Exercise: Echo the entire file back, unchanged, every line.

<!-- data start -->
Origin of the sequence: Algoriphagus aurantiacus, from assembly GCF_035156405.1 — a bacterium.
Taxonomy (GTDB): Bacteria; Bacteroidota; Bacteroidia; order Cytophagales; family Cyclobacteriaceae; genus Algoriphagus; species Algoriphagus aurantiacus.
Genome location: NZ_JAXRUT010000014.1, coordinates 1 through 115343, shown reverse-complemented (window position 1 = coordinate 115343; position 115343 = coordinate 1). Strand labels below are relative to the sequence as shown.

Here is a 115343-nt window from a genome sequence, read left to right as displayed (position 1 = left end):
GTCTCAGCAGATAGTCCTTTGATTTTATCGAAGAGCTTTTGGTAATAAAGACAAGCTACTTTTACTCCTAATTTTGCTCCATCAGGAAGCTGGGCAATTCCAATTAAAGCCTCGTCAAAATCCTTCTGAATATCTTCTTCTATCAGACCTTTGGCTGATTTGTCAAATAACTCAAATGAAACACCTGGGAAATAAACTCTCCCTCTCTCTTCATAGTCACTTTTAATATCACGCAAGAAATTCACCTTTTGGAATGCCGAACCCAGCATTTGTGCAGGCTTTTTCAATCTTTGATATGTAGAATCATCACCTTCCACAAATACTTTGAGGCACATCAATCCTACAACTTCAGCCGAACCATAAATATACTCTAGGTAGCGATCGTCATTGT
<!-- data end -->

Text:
Origin of the sequence: Algoriphagus aurantiacus, from assembly GCF_035156405.1 — a bacterium.
Taxonomy (GTDB): Bacteria; Bacteroidota; Bacteroidia; order Cytophagales; family Cyclobacteriaceae; genus Algoriphagus; species Algoriphagus aurantiacus.
Genome location: NZ_JAXRUT010000014.1, coordinates 1 through 115343, shown reverse-complemented (window position 1 = coordinate 115343; position 115343 = coordinate 1). Strand labels below are relative to the sequence as shown.

Here is a 115343-nt window from a genome sequence, read left to right as displayed (position 1 = left end):
GTCTCAGCAGATAGTCCTTTGATTTTATCGAAGAGCTTTTGGTAATAAAGACAAGCTACTTTTACTCCTAATTTTGCTCCATCAGGAAGCTGGGCAATTCCAATTAAAGCCTCGTCAAAATCCTTCTGAATATCTTCTTCTATCAGACCTTTGGCTGATTTGTCAAATAACTCAAATGAAACACCTGGGAAATAAACTCTCCCTCTCTCTTCATAGTCACTTTTAATATCACGCAAGAAATTCACCTTTTGGAATGCCGAACCCAGCATTTGTGCAGGCTTTTTCAATCTTTGATATGTAGAATCATCACCTTCCACAAATACTTTGAGGCACATCAATCCTACAACTTCAGCCGAACCATAAATATACTCTAGGTAGCGATCGTCATTGT